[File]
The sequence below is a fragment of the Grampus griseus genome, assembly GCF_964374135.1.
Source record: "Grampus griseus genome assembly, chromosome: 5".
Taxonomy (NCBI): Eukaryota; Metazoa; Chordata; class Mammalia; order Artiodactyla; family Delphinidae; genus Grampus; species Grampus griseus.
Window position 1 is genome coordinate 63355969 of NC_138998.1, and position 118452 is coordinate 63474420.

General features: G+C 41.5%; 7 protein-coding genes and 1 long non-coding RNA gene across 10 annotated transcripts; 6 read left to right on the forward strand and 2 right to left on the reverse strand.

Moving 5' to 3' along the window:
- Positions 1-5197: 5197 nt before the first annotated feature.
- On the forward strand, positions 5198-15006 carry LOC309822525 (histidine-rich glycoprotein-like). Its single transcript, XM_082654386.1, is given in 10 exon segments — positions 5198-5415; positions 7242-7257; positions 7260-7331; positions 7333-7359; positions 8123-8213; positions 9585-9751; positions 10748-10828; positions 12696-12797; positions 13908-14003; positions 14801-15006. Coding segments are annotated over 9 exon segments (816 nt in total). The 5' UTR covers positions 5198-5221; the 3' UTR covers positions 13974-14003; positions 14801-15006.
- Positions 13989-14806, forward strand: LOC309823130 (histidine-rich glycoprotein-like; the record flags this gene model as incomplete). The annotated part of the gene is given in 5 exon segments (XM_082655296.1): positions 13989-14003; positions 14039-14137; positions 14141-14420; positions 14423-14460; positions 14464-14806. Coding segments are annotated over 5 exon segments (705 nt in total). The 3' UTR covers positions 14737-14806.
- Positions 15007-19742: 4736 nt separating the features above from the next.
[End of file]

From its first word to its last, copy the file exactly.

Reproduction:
The sequence below is a fragment of the Grampus griseus genome, assembly GCF_964374135.1.
Source record: "Grampus griseus genome assembly, chromosome: 5".
Taxonomy (NCBI): Eukaryota; Metazoa; Chordata; class Mammalia; order Artiodactyla; family Delphinidae; genus Grampus; species Grampus griseus.
Window position 1 is genome coordinate 63355969 of NC_138998.1, and position 118452 is coordinate 63474420.

General features: G+C 41.5%; 7 protein-coding genes and 1 long non-coding RNA gene across 10 annotated transcripts; 6 read left to right on the forward strand and 2 right to left on the reverse strand.

Moving 5' to 3' along the window:
- Positions 1-5197: 5197 nt before the first annotated feature.
- On the forward strand, positions 5198-15006 carry LOC309822525 (histidine-rich glycoprotein-like). Its single transcript, XM_082654386.1, is given in 10 exon segments — positions 5198-5415; positions 7242-7257; positions 7260-7331; positions 7333-7359; positions 8123-8213; positions 9585-9751; positions 10748-10828; positions 12696-12797; positions 13908-14003; positions 14801-15006. Coding segments are annotated over 9 exon segments (816 nt in total). The 5' UTR covers positions 5198-5221; the 3' UTR covers positions 13974-14003; positions 14801-15006.
- Positions 13989-14806, forward strand: LOC309823130 (histidine-rich glycoprotein-like; the record flags this gene model as incomplete). The annotated part of the gene is given in 5 exon segments (XM_082655296.1): positions 13989-14003; positions 14039-14137; positions 14141-14420; positions 14423-14460; positions 14464-14806. Coding segments are annotated over 5 exon segments (705 nt in total). The 3' UTR covers positions 14737-14806.
- Positions 15007-19742: 4736 nt separating the features above from the next.